“Making fun of my name or making fun of my eyes. And I guess I wondered, 'Where did that come from?' Was it something that they heard on television or something that was passed down from parent to child?”
He wondered if it was a legacy of the war that forced his grandmother behind a barbed- wire fence.
Legacy of war
Eva Hashiguchi came to Cleveland at age 19, straight out of the internment camp President Roosevelt sent her to when she was 16.
“Executive order 9066,” she recalls, “which stated that anyone with Japanese blood was to be put into camp.”
When the war ended, Cleveland’s Interfaith Council helped Eva and an older sister relocate and find work with Jewish families in Shaker Heights.
“She lived with the Shuman’s, and I lived with the Kurtz’s, yeah.”
They felt welcome in the Jewish community.
“I think that because of their experience in Germany that they sympathized with us that we are being picked on in the United States.”
It wasn’t until she took a factory job in Cleveland that Eva experienced overt racism.
She was in a lunch room with a co-worker just back from fighting the Japanese. He ate a peanut and threw the shell at her.
“He threw it in my face. And that’s when I knew why he did that was because I was different. There was a steel ruler in front of me. I took that and whacked it like a samurai sword.”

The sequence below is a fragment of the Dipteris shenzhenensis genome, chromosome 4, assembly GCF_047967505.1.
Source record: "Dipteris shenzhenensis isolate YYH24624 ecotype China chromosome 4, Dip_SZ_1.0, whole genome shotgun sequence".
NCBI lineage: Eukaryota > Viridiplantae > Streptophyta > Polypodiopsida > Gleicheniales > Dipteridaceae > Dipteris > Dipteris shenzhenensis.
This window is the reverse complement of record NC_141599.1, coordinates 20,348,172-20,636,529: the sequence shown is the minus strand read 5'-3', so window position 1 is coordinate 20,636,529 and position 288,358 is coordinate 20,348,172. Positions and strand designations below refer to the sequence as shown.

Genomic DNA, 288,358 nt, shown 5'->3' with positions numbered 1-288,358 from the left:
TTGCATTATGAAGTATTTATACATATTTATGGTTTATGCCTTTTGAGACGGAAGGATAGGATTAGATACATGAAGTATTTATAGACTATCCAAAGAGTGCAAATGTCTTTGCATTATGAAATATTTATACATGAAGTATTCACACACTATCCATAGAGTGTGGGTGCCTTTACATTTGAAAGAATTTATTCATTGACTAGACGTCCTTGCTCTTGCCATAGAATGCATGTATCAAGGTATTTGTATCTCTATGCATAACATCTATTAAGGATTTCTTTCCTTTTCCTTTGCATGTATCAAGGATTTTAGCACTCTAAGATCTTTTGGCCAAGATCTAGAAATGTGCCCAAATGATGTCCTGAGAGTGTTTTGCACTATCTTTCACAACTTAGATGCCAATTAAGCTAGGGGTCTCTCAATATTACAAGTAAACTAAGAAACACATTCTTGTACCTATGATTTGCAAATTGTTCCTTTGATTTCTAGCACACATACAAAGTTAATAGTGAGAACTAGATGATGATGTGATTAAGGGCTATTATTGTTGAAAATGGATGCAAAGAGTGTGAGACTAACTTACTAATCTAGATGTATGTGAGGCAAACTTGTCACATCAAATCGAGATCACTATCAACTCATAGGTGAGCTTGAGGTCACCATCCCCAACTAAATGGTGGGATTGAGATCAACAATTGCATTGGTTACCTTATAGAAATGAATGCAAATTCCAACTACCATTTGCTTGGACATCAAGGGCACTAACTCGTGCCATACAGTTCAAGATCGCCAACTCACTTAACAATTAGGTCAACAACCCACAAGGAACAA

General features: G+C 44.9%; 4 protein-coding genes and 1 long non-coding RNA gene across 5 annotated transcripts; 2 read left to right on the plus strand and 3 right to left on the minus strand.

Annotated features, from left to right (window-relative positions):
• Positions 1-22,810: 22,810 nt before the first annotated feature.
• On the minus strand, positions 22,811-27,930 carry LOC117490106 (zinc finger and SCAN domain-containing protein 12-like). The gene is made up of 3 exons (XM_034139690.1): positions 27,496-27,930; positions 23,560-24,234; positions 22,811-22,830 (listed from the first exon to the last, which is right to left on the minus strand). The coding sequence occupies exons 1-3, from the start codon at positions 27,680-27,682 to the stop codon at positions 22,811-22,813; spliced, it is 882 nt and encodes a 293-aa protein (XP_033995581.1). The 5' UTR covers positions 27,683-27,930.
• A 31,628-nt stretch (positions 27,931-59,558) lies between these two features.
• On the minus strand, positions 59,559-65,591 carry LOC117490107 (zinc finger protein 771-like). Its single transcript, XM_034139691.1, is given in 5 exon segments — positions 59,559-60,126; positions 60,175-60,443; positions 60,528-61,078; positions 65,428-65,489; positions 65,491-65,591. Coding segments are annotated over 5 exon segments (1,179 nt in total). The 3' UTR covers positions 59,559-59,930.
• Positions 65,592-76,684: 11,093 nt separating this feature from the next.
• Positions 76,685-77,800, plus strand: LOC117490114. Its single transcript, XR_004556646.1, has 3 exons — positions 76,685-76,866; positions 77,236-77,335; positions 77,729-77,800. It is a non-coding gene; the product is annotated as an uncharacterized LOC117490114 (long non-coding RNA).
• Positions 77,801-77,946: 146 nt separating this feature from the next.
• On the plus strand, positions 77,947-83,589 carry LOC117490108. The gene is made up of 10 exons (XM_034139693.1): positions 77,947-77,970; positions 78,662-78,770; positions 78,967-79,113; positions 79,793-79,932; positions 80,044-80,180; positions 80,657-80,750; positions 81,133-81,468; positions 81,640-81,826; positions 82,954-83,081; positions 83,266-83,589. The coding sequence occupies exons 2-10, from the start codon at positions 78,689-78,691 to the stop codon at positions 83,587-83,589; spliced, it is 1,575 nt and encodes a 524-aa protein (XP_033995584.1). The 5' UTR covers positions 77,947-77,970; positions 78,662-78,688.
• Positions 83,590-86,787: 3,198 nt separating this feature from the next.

Her co-worker ducked, and by the time she left on maternity leave they’d become friends.
“He was the first one to come to the house to bring a gift to me. It was really weird.”
Eva raised her daughter and two sons in Glenville and says she doesn’t recall them being picked on.
But Beverly Kerecman vividly recalls what happened when she was 8.
“There was a woman whose son had perished in WWII fighting the Japanese. And she had told all my friends not to play with me, and she was supposedly carrying a butcher knife. And I’m surprised she doesn’t remember that because I remember that.”
At 91, Eva’s memories are still vivid. In “Good Luck Soup” her nephew Matthew also discovers what his brother Luke still remembers.
“So for us growing up around a lot of Irish Catholics what was that like for you?” Matthew asks.
“I never really felt any different,” Luke replies, “but the way I was treated, I felt kind of singled out sometimes.”
“How were you treated differently? What did people do?” his brother asks.
“Pointing out your eyes look different,” says Luke, “that your skin looks different, or your hair’s different.”
Open to other stories
Along with his movie, Matthew Hashiguchi has set up a website, Good Luck Soup Interactive "for other people to submit their own stories, through mobile technology, through tablets, we wanted to open up this experience.”
It’ll be featured in Perspectives, the Cleveland International Film Festival’s first immersive storytelling exhibition.
“I think it’s important that Cleveland hears this story,” says the filmmaker. “Not because it’s my story or my family’s story, but I think my family represents a perspective and an experience in the region, and also in the United States that isn’t discussed that isn’t revealed, that isn’t heard very often.”